TOM E. CURRAN: The lowest of low-hanging fruit trade targets. I think the first time this was run up the flagpole was 2009. And here we are - eight seasons later - pining for Fitz. I don't think wideout is a particular issue. A complementary tight end for Gronk? Yes. Maybe Will Tye fills that role in the second half if the Dwayne Allen Experience shuts it down for good. Tye is on the practice squad. The place the Patriots hurt is in the middle of the field and short. Running Danny Amendola and Chris Hogan in there will inevitably lead to both of them being less than 100. That's a guarantee. But the developing running game and the return of Rex Burkhead as the team's third dual-threat running back addresses that. If the Patriots want a slot, they don't need to trade for him. Go get Daniel Braverman - a free agent - and plunk him on the practice squad. Fitz. He'll be standing on the steps in Canton in a yellow coat and people will be saying, "Pats gotta find a way to get him..."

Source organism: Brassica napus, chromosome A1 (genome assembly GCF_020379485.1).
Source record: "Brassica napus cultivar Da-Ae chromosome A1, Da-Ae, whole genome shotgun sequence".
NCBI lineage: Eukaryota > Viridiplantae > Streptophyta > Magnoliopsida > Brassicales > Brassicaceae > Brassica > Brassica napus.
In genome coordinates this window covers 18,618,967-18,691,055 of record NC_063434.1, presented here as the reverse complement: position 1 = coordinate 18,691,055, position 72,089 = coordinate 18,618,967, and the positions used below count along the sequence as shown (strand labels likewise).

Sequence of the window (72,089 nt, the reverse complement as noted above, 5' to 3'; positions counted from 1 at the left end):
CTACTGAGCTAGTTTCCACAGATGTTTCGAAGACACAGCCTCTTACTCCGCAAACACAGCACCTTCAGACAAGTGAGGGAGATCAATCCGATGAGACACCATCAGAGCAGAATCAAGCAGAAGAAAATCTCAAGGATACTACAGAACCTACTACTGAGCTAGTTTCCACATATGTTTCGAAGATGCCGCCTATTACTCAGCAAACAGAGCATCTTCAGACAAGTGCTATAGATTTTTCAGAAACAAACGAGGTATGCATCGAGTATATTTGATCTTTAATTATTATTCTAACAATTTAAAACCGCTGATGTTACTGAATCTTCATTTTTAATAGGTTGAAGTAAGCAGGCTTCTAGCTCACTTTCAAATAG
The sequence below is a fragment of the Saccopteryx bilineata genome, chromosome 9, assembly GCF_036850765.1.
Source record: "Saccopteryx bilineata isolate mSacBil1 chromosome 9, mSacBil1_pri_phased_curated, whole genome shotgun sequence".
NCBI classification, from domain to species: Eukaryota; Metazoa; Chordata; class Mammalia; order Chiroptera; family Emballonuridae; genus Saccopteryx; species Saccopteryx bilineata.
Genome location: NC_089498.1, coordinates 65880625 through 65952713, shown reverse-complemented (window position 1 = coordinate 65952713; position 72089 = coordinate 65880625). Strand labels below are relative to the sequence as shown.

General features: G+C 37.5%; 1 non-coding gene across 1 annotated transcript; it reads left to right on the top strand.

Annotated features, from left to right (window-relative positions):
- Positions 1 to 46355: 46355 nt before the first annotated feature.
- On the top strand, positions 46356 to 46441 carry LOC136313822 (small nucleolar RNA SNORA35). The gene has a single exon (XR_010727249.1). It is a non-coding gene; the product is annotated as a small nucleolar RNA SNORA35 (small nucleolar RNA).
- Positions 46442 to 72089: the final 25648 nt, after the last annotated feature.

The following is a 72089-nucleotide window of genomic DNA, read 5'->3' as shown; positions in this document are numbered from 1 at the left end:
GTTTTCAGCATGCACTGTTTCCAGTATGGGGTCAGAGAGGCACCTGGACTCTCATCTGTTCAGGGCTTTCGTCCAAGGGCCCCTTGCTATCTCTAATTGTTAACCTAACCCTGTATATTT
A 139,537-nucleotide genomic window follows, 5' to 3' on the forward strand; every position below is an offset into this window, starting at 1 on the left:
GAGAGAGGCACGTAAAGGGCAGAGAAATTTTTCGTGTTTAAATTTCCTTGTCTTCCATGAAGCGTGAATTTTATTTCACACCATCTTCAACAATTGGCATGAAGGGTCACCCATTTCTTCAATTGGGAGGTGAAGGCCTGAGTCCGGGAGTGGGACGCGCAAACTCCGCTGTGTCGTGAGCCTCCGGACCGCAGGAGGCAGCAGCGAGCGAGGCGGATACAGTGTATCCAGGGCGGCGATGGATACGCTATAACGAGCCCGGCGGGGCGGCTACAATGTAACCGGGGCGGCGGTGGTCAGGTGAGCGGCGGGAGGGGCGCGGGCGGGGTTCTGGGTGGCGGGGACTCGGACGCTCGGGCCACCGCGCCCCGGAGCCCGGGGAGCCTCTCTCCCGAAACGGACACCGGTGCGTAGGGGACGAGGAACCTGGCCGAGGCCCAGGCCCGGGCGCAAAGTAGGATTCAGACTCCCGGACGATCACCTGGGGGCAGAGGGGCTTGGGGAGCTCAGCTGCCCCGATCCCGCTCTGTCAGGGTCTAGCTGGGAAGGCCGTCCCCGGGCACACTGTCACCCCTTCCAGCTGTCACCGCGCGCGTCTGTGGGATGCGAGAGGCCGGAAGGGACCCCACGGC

Here's how Jim Craig compares Bill Belichick's leadership to legendary Herb Brooks

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USA TODAY Sports

Here's how Jim Craig compares Bill Belichick's leadership to legendary Herb Brooks

Motivation is essential to being a great head coach, and few coaches have motivated players with more success than Bill Belichick and Herb Brooks.

Brooks was the United States men's hockey coach at the 1980 Winter Olympic Games in Lake Placid, N.Y. He helped lead Team USA to an amazing 4-3 semifinal win over the Soviet Union in one of the greatest upsets in American sports history. The U.S. beat Finland for the gold medal a few days later. 

Belichick has won a record six Super Bowl titles as head coach of the New England Patriots. His first championship came in 2001 when the Patriots upset the heavily favored St. Louis Rams -- aka the "Greatest Show on Turf" -- in Super Bowl XXXVI.